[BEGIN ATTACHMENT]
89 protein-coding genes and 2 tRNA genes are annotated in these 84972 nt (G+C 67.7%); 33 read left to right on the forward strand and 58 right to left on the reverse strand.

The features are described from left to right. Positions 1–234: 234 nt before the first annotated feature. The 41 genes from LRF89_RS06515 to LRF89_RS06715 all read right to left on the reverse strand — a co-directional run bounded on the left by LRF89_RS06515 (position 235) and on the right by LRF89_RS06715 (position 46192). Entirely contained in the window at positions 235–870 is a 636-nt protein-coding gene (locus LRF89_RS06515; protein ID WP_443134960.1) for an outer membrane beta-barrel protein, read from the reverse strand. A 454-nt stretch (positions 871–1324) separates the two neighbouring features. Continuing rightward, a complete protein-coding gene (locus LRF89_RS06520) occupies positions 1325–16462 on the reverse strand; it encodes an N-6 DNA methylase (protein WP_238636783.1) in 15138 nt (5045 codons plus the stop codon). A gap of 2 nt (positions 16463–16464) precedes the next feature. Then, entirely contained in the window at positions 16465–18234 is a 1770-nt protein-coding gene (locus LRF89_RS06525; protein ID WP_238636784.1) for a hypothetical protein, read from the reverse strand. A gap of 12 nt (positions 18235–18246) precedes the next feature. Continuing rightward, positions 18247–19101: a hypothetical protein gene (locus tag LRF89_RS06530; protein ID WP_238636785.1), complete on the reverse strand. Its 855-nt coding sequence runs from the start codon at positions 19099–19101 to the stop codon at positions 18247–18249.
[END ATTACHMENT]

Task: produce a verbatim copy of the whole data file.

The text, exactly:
89 protein-coding genes and 2 tRNA genes are annotated in these 84972 nt (G+C 67.7%); 33 read left to right on the forward strand and 58 right to left on the reverse strand.

The features are described from left to right. Positions 1–234: 234 nt before the first annotated feature. The 41 genes from LRF89_RS06515 to LRF89_RS06715 all read right to left on the reverse strand — a co-directional run bounded on the left by LRF89_RS06515 (position 235) and on the right by LRF89_RS06715 (position 46192). Entirely contained in the window at positions 235–870 is a 636-nt protein-coding gene (locus LRF89_RS06515; protein ID WP_443134960.1) for an outer membrane beta-barrel protein, read from the reverse strand. A 454-nt stretch (positions 871–1324) separates the two neighbouring features. Continuing rightward, a complete protein-coding gene (locus LRF89_RS06520) occupies positions 1325–16462 on the reverse strand; it encodes an N-6 DNA methylase (protein WP_238636783.1) in 15138 nt (5045 codons plus the stop codon). A gap of 2 nt (positions 16463–16464) precedes the next feature. Then, entirely contained in the window at positions 16465–18234 is a 1770-nt protein-coding gene (locus LRF89_RS06525; protein ID WP_238636784.1) for a hypothetical protein, read from the reverse strand. A gap of 12 nt (positions 18235–18246) precedes the next feature. Continuing rightward, positions 18247–19101: a hypothetical protein gene (locus tag LRF89_RS06530; protein ID WP_238636785.1), complete on the reverse strand. Its 855-nt coding sequence runs from the start codon at positions 19099–19101 to the stop codon at positions 18247–18249.